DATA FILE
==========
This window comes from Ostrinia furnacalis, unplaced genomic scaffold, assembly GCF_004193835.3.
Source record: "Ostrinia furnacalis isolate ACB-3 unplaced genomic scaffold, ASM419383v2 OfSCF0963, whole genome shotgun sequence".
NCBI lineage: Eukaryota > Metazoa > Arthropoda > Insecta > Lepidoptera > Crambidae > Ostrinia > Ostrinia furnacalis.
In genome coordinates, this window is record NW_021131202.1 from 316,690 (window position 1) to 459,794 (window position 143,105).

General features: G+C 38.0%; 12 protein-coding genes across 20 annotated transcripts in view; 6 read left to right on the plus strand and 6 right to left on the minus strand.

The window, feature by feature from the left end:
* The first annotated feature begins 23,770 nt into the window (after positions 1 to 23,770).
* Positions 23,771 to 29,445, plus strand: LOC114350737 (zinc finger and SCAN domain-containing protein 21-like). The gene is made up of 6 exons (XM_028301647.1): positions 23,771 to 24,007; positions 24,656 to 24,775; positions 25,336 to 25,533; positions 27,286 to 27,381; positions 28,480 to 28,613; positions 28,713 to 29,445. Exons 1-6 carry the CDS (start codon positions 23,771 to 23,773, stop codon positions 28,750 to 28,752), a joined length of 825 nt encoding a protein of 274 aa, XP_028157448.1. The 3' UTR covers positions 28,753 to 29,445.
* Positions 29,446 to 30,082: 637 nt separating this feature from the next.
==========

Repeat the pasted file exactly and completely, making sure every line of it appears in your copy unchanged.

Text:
This window comes from Ostrinia furnacalis, unplaced genomic scaffold, assembly GCF_004193835.3.
Source record: "Ostrinia furnacalis isolate ACB-3 unplaced genomic scaffold, ASM419383v2 OfSCF0963, whole genome shotgun sequence".
NCBI lineage: Eukaryota > Metazoa > Arthropoda > Insecta > Lepidoptera > Crambidae > Ostrinia > Ostrinia furnacalis.
In genome coordinates, this window is record NW_021131202.1 from 316,690 (window position 1) to 459,794 (window position 143,105).

General features: G+C 38.0%; 12 protein-coding genes across 20 annotated transcripts in view; 6 read left to right on the plus strand and 6 right to left on the minus strand.

The window, feature by feature from the left end:
* The first annotated feature begins 23,770 nt into the window (after positions 1 to 23,770).
* Positions 23,771 to 29,445, plus strand: LOC114350737 (zinc finger and SCAN domain-containing protein 21-like). The gene is made up of 6 exons (XM_028301647.1): positions 23,771 to 24,007; positions 24,656 to 24,775; positions 25,336 to 25,533; positions 27,286 to 27,381; positions 28,480 to 28,613; positions 28,713 to 29,445. Exons 1-6 carry the CDS (start codon positions 23,771 to 23,773, stop codon positions 28,750 to 28,752), a joined length of 825 nt encoding a protein of 274 aa, XP_028157448.1. The 3' UTR covers positions 28,753 to 29,445.
* Positions 29,446 to 30,082: 637 nt separating this feature from the next.